- Efficient utilization: Not only do all workloads running on the same cluster use the same Kubernetes components (e.g. master node, etcd, kube-proxy, etc), but it also shares other cluster-level resources such as ingress controller, secrets manager, logging and monitoring agents, and custom resources for your applications or third party plugins. You can make better use of compute resources to pack the same node with various applications with differing resource needs.
- Cheap: As a corollary to the above, it is generally cheaper to operate a smaller number of clusters. The obvious savings come from not having to pay for the management fee of master nodes if you are relying on managed Kubernetes services like GKE, EKS, or AKS. But there’s also savings from being able to scale up or down resources with a view of the entire workload requests and limits.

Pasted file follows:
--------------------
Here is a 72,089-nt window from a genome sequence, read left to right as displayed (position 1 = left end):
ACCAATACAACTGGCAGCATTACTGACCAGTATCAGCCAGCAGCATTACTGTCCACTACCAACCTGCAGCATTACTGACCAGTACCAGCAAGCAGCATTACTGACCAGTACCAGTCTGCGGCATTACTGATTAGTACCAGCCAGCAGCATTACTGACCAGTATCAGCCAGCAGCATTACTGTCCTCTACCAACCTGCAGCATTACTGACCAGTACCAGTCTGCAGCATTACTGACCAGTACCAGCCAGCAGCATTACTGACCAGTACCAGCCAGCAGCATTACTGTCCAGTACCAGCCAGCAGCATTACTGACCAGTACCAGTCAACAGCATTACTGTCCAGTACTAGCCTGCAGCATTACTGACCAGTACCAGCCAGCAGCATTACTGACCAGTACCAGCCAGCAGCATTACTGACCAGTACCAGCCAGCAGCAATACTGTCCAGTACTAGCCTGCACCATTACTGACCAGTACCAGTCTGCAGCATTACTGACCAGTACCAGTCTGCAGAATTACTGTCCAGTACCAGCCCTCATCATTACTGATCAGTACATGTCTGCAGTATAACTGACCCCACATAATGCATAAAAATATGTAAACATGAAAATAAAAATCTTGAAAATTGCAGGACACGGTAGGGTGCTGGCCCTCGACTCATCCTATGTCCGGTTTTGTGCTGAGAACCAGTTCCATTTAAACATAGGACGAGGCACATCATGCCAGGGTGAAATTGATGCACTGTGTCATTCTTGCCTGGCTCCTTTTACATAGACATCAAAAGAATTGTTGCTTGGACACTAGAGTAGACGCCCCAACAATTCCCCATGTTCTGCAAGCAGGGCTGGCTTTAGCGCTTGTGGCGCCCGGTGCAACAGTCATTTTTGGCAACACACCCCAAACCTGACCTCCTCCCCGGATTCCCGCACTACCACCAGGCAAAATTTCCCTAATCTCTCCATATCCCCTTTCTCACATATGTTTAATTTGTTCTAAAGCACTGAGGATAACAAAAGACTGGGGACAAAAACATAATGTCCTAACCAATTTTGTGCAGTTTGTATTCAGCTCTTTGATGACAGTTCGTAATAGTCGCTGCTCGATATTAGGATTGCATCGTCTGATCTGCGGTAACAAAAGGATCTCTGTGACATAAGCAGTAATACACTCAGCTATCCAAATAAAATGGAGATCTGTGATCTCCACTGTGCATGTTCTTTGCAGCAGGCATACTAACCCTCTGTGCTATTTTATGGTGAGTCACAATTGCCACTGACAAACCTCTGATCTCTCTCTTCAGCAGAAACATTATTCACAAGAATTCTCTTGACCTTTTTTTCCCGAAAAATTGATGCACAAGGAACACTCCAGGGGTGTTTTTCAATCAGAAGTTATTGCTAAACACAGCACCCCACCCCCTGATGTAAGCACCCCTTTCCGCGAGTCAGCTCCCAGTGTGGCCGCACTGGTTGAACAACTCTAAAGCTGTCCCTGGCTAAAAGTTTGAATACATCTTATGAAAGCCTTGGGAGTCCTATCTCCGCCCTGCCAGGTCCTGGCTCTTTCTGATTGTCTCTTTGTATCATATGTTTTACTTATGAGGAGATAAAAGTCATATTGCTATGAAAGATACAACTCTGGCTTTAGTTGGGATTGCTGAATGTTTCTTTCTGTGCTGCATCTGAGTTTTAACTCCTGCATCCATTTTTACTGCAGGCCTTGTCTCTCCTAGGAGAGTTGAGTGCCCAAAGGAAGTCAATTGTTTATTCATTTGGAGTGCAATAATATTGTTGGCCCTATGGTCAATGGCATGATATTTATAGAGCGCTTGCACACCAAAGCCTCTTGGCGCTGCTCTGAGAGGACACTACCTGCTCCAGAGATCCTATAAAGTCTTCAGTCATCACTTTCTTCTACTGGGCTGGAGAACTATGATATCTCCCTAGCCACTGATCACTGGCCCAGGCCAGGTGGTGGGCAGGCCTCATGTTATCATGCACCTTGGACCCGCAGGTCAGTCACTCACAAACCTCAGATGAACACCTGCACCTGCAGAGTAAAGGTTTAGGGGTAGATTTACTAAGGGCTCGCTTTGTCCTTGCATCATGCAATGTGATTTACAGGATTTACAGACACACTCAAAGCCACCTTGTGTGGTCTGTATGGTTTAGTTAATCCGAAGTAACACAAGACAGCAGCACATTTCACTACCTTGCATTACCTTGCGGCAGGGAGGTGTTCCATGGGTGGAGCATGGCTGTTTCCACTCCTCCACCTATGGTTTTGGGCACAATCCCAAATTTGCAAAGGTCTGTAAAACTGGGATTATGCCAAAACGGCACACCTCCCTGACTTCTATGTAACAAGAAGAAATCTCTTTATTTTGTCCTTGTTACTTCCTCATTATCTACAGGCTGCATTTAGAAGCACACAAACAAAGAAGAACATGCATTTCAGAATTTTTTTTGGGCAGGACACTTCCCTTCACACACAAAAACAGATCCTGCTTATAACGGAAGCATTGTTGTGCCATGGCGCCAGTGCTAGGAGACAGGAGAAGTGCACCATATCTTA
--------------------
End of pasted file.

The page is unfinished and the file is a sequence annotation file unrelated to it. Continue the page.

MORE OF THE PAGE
- Centralized administration: A single cluster means that cluster-wide operations such as upgrading AMIs and Kubernetes versions, as well as upgrading tooling associated with the cluster happens only once. Since Kubernetes is a rapidly evolving space, the cost-savings in terms of human capital can be significant, especially when the infrastructure team does not have a robust CI/CD system in place.
- Faster onboarding: It is easier to onboard new applications or use cases to the cluster since provisioning a new tenant would be replicating the existing tenant isolation model (e.g. namespace creation combined with policy enforcement). This is generally much faster than standing up a whole new cluster, which can take a few minutes to hours.
On the other hand, single cluster also has its cons:
- Huge blast radius: Single cluster means that any problems with the cluster would impact the availability of all the applications running in the cluster. For example, a botched Kubernetes master node upgrade or a CNI plugin that is misbehaving could lead to prolonged downtime.